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Architecture: The Impact of Villa Savoye Research Paper

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Updated: Apr 21st, 2022

Discussing architecture of Modernism, people can hardly omit the impact of Le Corbusier’ works and the visions of this powerful and unique designer of the 1900s. He is the author of numerous impressive buildings in Europe and America. Each his project remains to be a significant contribution to the world of architecture and design. It is hard to identify one particular building that can be called the best work of Le Corbusier. Therefore, people try to rely on their own opinions and tastes. In this paper, Villa Savoye, created by Le Corbusier between 1929 and 1931 in France (Ching, Jarzombek and Prakash 685), will be analyzed and introduced as an influential work of world architecture that has to be considered by all modern architectures and design admirers due to its complicated and attractive structure and the necessity to comprehend the intentions Le Corbusier could have in regards to this construction. Villa Savoye is one of the frequently discussed projects created by Le Corbusier; still, the discussions should be based on the evaluation of both, negative and positive, aspects of the work and their impact on how people understand Le Corbusier as well as the details and the place of the chosen building in the world of architecture.

Villa Savoye is located in Poissy, a western commune near Paris, France. This building has a long and interesting history as well as complicated and interesting structure. Many people get a chance only to observe this building from the pages of their books, journals, or screens of their PCs. Some people are lucky to look at this construction with their own eyes because France defined Villa Savoye as its own property and declared it as a historical monument officially.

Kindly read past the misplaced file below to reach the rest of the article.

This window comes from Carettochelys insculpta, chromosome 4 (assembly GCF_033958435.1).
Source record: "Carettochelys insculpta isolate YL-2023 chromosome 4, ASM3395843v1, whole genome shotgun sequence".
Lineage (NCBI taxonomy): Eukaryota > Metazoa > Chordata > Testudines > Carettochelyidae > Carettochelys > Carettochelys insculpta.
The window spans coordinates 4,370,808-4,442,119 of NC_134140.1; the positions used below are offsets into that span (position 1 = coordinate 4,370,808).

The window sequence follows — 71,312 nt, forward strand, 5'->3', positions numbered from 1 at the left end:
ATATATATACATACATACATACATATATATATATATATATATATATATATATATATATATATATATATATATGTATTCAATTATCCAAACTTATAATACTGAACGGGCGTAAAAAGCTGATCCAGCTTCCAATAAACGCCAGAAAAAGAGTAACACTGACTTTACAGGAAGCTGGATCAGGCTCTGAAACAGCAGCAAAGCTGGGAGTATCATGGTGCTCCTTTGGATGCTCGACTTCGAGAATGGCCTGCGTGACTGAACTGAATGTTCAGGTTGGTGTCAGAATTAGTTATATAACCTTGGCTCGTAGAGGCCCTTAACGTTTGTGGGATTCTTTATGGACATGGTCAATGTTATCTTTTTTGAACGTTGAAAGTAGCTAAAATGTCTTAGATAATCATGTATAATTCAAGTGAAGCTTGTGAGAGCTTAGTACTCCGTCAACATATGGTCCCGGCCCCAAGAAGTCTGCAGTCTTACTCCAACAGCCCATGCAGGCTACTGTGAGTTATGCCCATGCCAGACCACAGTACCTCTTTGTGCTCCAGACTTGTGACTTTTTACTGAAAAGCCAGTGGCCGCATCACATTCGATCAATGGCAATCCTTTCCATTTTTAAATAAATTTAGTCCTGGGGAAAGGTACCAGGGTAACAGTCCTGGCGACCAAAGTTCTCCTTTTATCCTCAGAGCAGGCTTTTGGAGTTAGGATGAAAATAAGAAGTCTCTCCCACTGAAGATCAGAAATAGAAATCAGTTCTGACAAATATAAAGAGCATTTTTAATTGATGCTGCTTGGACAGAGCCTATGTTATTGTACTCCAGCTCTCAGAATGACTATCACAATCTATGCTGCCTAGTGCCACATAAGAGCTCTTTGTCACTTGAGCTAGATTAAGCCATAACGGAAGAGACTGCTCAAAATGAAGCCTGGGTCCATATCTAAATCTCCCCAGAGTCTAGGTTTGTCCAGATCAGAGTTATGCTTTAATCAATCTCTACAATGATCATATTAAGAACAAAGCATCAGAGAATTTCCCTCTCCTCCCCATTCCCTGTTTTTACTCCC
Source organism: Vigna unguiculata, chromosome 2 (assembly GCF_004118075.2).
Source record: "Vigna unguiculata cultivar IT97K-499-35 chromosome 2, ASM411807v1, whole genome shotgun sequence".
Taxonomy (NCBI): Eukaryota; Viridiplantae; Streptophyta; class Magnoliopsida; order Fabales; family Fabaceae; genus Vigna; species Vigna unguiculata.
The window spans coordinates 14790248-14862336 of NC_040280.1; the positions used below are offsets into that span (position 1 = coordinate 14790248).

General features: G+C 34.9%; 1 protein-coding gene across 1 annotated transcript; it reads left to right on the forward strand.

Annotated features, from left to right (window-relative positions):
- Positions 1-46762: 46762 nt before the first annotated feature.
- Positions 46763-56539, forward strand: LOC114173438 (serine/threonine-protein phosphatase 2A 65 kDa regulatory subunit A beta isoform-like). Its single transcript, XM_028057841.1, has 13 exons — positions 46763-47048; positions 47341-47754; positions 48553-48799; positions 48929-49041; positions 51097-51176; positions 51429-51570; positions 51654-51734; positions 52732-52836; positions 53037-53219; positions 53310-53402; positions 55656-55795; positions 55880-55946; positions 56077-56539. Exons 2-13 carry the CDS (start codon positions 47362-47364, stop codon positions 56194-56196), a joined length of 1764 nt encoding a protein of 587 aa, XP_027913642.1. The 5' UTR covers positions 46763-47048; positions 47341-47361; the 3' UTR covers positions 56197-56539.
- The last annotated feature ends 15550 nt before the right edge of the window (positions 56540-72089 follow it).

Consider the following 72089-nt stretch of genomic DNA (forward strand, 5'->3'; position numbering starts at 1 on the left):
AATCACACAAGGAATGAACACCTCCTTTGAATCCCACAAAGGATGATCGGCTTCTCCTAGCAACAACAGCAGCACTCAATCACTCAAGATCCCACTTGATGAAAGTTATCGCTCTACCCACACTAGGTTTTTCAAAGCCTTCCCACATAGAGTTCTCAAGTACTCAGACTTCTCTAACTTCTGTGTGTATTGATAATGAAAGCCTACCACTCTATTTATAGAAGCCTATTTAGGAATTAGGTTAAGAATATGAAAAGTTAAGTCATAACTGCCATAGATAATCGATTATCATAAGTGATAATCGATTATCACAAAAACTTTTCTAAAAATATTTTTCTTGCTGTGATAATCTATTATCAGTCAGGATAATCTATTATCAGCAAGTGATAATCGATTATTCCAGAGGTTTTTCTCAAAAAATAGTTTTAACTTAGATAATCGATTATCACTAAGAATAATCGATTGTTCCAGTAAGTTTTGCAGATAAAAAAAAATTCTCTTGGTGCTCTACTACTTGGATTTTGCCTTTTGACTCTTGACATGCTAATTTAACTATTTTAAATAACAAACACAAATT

Architecture: The Impact of Villa Savoye

The peculiar feature of this construction is the use of columns to support and raise the building of the ground. Not many modernist architects were ready to take such a serious step and create the massive construction on the several columns introduced in a kind of golden ratio. Le Corbusier paid much attention to geometry in his works, and the chosen Villa seemed to be the best example of the importance of symmetry, size, and his famous five points (pilotis, roof garden, free plan, ribbon window, and free façade) (Risselada, Loos, Le Corbusier, and Beek 54). Each stage of the building has its purpose and impact on people, who visit it. Le Corbusier himself admitted that this villa corresponded to all these five points and could be identified as “a machine for living in” (Shapiro 21). First, it is hard to avoid the fact that the whole building is located above the ground. Thanks to such approach, this part of the building seems to be a kind of garden’s continuation and the possibility of people to be close to nature. No bearing walls and constructions help to add more light and air at this stage. The only thing that helps to unite and different the stages of the building is the staircases that gain different forms in the middle of the building. Second, there is a flat roof that can be used as a garden, a swimming pool, the solarium, or even a playground in regards to the needs of the inhabitants of the building. At the same time, the idea to use flat roofs has its own shortages such as the impossibility to control the amounts of water when it rains.